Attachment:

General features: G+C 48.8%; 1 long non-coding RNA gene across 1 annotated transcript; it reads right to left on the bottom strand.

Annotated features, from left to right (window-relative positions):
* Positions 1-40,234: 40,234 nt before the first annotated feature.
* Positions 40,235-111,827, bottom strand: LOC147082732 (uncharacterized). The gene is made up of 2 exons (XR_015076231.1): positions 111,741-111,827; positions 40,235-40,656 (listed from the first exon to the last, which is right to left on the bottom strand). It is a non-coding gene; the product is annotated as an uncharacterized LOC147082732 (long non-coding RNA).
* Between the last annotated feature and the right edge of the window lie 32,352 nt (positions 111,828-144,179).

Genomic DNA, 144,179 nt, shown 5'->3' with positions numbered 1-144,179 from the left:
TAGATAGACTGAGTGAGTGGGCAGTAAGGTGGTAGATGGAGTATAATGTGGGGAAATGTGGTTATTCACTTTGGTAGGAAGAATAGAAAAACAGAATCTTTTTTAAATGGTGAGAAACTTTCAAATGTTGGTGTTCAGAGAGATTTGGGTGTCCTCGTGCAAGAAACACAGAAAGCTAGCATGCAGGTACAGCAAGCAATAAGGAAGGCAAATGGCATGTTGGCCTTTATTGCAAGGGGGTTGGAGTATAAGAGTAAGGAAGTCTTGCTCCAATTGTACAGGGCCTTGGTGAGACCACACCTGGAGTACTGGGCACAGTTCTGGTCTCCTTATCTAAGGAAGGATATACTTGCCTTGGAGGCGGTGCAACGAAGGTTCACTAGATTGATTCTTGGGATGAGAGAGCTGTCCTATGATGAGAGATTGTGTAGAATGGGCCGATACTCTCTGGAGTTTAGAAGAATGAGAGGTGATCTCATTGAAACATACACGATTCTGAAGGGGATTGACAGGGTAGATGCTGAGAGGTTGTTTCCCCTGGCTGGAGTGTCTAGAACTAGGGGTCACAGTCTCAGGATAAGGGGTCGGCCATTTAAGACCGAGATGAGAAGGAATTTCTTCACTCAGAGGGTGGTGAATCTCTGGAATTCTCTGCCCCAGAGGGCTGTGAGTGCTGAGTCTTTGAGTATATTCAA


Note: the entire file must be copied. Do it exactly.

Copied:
General features: G+C 48.8%; 1 long non-coding RNA gene across 1 annotated transcript; it reads right to left on the bottom strand.

Annotated features, from left to right (window-relative positions):
* Positions 1-40,234: 40,234 nt before the first annotated feature.
* Positions 40,235-111,827, bottom strand: LOC147082732 (uncharacterized). The gene is made up of 2 exons (XR_015076231.1): positions 111,741-111,827; positions 40,235-40,656 (listed from the first exon to the last, which is right to left on the bottom strand). It is a non-coding gene; the product is annotated as an uncharacterized LOC147082732 (long non-coding RNA).
* Between the last annotated feature and the right edge of the window lie 32,352 nt (positions 111,828-144,179).

Genomic DNA, 144,179 nt, shown 5'->3' with positions numbered 1-144,179 from the left:
TAGATAGACTGAGTGAGTGGGCAGTAAGGTGGTAGATGGAGTATAATGTGGGGAAATGTGGTTATTCACTTTGGTAGGAAGAATAGAAAAACAGAATCTTTTTTAAATGGTGAGAAACTTTCAAATGTTGGTGTTCAGAGAGATTTGGGTGTCCTCGTGCAAGAAACACAGAAAGCTAGCATGCAGGTACAGCAAGCAATAAGGAAGGCAAATGGCATGTTGGCCTTTATTGCAAGGGGGTTGGAGTATAAGAGTAAGGAAGTCTTGCTCCAATTGTACAGGGCCTTGGTGAGACCACACCTGGAGTACTGGGCACAGTTCTGGTCTCCTTATCTAAGGAAGGATATACTTGCCTTGGAGGCGGTGCAACGAAGGTTCACTAGATTGATTCTTGGGATGAGAGAGCTGTCCTATGATGAGAGATTGTGTAGAATGGGCCGATACTCTCTGGAGTTTAGAAGAATGAGAGGTGATCTCATTGAAACATACACGATTCTGAAGGGGATTGACAGGGTAGATGCTGAGAGGTTGTTTCCCCTGGCTGGAGTGTCTAGAACTAGGGGTCACAGTCTCAGGATAAGGGGTCGGCCATTTAAGACCGAGATGAGAAGGAATTTCTTCACTCAGAGGGTGGTGAATCTCTGGAATTCTCTGCCCCAGAGGGCTGTGAGTGCTGAGTCTTTGAGTATATTCAA